Fido (and Me) to the Rescue
Would you risk your life to save your pet? A few of us already have.
In September, 2008, Greg LeNoir of Florida, watched in disbelief as a large shark scooped up Jake, his 14-pound rat terrier, who had been enjoying a swim in the ocean. LeNoir, standing on the pier, made his decision in a split second: he dove straight onto the shark, and the impact of the blow dislodged the dog from the shark’s jaws. On his swim back to shore through bloodied waters, screaming dog in tow, Le Noir had more time to fret about his own safety.
Over half of US pet owners (1 in 1.79, 56%) say that given the same choice, they would very likely put the life of their pets ahead of their own safety. And Americans are not alone. A poll of New Zealanders, released in 2010, found that 58% of people surveyed said they would risk their own lives to save their animals. If those figures seem inflated, consider that after an Ann Arbor, Michigan woman jumped into a frigid river to save her dog, an online poll conducted by the local paper revealed that a full 66% of the 272 readers responding vowed they would do the same.
About the same percentage (1 in 1.56, 64%) of people who own pets believe those animals would just as willingly jump into harm’s way to save them. There’s no shortage of stories of cats, dogs, even a rabbit, a mule, and a pet rat, that roused their owners to save them from fire. And pets not only alert their owners to danger, they can even summon help, like Buddy, a German Shepherd, that was recently honored for the ingenuity and grit he displayed in leading an Alaskan state trooper to the site of a fire where his owner had suffered serious burns. Some pets even provide the help directly, like Toby, a golden retriever, who performed a version of the Heimlich maneuver to save his owner, who was choking on a piece of apple.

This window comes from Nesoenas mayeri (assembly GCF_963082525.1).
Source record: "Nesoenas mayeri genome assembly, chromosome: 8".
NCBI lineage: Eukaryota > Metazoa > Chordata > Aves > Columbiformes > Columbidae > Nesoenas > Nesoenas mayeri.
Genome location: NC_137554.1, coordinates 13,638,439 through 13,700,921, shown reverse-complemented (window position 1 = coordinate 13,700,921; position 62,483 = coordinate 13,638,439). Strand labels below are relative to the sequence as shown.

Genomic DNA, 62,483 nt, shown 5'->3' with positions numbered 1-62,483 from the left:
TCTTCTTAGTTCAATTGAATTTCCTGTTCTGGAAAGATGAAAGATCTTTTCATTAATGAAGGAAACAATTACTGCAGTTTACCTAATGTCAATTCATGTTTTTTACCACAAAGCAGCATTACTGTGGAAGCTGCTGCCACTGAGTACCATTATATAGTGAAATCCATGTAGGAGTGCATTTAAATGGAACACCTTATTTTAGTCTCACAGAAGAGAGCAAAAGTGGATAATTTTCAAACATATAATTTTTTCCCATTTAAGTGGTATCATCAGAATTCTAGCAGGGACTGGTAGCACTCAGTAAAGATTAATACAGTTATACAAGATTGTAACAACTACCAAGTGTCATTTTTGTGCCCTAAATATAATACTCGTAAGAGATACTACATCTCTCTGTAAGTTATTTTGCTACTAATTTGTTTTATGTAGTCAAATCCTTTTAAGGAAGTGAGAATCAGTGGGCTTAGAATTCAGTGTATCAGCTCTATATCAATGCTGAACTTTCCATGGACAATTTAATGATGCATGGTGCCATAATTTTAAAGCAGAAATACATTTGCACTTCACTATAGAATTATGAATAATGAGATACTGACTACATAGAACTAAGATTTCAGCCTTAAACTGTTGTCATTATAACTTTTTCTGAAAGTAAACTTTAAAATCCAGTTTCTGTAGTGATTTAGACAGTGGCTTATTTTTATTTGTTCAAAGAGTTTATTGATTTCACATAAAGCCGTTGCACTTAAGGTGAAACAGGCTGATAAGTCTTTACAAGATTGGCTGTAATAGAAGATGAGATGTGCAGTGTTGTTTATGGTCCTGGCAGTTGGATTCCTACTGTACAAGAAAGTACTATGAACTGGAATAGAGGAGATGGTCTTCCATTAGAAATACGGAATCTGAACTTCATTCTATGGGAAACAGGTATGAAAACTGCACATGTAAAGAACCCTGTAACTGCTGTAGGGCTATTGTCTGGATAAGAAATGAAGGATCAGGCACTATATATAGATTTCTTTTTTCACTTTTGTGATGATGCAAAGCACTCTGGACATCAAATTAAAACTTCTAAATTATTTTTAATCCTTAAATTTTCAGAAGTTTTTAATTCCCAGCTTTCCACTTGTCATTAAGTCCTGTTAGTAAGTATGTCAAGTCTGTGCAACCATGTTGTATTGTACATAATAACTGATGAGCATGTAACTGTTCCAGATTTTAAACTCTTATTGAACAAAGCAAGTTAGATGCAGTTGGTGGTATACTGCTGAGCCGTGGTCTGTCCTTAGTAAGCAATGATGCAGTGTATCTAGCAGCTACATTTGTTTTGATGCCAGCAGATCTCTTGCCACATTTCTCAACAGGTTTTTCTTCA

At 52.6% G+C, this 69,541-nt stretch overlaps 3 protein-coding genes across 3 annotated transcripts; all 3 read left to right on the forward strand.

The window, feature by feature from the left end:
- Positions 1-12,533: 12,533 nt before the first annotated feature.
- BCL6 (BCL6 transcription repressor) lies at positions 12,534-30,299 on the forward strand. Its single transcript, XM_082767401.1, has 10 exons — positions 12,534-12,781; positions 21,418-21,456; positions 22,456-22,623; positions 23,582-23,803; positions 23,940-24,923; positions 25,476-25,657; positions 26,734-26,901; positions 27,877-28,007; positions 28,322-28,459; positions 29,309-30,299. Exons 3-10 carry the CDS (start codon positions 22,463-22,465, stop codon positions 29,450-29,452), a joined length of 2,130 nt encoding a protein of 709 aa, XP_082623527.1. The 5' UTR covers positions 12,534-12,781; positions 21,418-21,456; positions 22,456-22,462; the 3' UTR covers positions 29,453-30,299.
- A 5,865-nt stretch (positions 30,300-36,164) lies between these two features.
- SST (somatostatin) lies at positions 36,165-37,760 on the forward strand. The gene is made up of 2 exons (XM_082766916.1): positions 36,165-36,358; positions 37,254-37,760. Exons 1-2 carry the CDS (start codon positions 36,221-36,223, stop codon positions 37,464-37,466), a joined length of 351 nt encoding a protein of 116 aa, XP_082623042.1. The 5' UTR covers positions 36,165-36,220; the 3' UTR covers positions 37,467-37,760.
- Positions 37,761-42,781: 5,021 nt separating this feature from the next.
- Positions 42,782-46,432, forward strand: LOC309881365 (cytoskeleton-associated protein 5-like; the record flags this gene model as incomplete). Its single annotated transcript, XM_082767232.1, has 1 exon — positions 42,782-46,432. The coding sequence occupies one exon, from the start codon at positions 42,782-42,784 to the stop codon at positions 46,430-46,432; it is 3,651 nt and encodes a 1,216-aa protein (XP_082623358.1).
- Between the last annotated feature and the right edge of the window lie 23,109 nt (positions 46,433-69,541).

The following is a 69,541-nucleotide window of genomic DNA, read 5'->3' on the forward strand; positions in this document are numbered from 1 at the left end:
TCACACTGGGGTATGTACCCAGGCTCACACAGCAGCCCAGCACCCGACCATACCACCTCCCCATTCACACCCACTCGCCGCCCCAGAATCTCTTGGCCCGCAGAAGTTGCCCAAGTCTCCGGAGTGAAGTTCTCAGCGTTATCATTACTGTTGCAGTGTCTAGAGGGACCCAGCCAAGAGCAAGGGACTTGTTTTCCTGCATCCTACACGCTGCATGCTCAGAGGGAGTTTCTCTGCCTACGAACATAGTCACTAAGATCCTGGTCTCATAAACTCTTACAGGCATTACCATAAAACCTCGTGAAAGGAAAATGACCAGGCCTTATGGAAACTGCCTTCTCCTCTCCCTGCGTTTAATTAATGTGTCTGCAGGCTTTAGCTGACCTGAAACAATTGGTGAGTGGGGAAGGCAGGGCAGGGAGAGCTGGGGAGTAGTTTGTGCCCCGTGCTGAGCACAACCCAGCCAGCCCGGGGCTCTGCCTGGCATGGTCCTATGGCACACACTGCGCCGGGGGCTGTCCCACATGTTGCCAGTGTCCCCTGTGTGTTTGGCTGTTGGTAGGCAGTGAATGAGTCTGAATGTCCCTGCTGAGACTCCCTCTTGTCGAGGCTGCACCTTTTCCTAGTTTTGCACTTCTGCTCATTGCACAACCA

But there are also stories that can only be labeled a noble form of animal sacrifice. In May, 2009, a five-year-old black Lab mix was nearly killed when she defended her owners from a mountain lion attack in California. And early in 2010, a Golden Retriever in British Columbia was mauled by a cougar when he jumped in to save his owner, 11-year-old Austin Forman. The dog, named Angel, stumbled to his feet after the cougar was shot, and with blood dripping from his wounds, went to check on Austin.
It is no wonder that among those of us who own pets, 1 in 2.01 consider them part of the family.